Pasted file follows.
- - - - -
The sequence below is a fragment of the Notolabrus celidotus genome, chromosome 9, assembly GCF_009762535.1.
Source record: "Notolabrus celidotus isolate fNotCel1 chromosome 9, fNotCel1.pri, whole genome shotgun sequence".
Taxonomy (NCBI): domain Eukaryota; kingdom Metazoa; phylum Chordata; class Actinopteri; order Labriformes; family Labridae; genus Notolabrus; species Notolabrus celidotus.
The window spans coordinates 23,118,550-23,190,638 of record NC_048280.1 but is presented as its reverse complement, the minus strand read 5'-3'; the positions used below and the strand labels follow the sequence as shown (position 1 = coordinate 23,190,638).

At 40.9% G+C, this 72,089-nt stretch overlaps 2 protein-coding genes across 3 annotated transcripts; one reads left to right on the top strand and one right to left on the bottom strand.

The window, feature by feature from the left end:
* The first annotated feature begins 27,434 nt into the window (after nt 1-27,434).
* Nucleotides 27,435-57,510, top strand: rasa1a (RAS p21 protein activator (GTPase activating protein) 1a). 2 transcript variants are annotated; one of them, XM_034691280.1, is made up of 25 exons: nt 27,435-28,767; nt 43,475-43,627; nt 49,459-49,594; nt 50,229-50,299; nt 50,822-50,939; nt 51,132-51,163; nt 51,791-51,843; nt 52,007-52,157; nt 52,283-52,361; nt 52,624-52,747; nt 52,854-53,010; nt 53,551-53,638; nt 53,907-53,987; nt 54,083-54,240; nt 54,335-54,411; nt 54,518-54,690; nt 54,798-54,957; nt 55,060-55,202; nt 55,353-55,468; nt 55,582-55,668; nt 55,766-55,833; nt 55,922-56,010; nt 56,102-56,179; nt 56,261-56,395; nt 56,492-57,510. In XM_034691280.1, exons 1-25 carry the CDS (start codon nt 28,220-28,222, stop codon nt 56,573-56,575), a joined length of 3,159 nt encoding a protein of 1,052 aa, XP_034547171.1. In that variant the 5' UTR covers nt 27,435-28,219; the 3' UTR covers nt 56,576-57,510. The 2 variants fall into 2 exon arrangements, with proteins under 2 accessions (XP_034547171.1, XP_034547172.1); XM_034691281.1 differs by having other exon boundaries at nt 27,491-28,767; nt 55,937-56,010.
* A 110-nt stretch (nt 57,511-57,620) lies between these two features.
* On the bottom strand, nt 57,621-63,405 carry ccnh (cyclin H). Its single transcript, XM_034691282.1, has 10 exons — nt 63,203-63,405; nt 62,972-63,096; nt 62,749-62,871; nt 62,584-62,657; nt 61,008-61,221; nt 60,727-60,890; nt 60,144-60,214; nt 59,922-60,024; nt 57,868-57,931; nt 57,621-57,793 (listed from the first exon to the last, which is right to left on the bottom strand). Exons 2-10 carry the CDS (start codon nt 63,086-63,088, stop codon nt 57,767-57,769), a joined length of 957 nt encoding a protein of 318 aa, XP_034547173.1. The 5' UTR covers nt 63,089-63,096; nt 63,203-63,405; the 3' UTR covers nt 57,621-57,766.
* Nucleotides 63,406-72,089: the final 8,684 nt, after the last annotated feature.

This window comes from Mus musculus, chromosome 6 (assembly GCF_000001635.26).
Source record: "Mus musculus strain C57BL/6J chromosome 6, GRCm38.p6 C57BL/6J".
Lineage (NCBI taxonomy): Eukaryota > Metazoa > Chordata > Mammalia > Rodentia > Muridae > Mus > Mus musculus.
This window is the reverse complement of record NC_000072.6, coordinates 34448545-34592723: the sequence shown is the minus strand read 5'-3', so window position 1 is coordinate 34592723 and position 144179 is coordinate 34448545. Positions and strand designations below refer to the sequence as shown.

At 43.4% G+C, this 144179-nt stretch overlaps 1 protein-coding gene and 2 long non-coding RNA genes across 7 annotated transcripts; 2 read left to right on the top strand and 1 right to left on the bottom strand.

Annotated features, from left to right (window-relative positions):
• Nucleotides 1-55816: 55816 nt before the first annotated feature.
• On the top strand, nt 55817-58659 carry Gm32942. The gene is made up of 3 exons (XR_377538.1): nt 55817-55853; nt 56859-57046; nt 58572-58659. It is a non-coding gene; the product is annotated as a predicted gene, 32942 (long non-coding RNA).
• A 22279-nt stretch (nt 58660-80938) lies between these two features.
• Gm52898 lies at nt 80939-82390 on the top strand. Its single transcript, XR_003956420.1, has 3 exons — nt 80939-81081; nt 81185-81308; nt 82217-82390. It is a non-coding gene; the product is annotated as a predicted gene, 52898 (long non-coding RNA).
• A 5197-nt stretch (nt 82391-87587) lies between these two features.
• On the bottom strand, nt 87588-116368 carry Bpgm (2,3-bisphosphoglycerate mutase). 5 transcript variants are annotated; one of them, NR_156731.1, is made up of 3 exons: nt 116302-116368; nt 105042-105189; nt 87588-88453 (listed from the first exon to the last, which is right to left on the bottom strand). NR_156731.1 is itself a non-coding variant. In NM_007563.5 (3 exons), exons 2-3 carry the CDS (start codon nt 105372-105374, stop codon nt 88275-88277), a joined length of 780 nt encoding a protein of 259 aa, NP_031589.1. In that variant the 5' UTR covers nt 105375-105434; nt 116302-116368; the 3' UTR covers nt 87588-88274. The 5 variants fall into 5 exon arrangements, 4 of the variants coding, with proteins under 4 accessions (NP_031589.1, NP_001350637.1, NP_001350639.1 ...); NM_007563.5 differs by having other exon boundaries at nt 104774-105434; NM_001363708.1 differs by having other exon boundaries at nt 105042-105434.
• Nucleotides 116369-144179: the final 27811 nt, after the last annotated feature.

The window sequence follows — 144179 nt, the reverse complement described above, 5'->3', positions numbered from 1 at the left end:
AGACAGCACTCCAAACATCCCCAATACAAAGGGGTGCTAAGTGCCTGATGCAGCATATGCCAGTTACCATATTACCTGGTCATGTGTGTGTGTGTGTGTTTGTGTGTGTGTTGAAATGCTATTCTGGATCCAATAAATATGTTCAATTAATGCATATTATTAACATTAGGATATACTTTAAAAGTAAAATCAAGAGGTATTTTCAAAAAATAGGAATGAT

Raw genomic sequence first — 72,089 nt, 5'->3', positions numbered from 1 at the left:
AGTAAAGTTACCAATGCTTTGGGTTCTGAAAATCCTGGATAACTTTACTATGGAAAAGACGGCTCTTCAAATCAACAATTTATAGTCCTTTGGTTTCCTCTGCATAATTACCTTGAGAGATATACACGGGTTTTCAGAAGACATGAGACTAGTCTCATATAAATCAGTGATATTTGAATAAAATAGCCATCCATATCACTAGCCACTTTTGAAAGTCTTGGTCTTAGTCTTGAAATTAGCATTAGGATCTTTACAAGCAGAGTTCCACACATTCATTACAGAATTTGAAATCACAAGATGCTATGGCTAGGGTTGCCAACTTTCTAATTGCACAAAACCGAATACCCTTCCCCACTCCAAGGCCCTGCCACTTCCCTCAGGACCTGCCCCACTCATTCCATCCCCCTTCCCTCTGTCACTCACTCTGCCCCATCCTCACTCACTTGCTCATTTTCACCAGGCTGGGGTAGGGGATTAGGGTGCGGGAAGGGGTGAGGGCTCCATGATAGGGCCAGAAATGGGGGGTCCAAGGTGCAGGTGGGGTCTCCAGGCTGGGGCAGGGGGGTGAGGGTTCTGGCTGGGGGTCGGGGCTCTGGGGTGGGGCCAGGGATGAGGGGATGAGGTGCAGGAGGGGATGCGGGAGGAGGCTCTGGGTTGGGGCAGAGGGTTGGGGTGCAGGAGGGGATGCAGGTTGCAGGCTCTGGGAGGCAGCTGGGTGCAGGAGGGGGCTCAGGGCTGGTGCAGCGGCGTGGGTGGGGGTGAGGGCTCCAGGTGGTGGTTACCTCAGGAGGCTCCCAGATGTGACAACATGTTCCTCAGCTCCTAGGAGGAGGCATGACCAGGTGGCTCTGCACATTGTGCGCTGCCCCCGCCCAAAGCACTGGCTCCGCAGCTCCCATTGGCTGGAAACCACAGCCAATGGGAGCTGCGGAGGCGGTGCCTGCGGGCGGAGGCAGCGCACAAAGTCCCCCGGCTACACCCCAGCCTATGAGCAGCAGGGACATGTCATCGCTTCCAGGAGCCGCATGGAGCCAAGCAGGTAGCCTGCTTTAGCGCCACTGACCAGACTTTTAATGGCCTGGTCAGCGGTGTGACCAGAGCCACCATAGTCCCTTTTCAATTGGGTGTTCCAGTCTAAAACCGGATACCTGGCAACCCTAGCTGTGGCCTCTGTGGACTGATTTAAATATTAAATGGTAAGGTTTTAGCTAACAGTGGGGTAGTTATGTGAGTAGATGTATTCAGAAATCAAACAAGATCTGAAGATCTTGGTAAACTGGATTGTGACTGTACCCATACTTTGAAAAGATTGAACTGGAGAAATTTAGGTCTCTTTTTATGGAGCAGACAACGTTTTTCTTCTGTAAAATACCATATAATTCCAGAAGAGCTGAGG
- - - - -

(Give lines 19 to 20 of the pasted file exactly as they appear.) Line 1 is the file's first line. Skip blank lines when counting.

• On the top strand, nt 55817-58659 carry Gm32942. The gene is made up of 3 exons (XR_377538.1): nt 55817-55853; nt 56859-57046; nt 58572-58659. It is a non-coding gene; the product is annotated as a predicted gene, 32942 (long non-coding RNA).
• A 22279-nt stretch (nt 58660-80938) lies between these two features.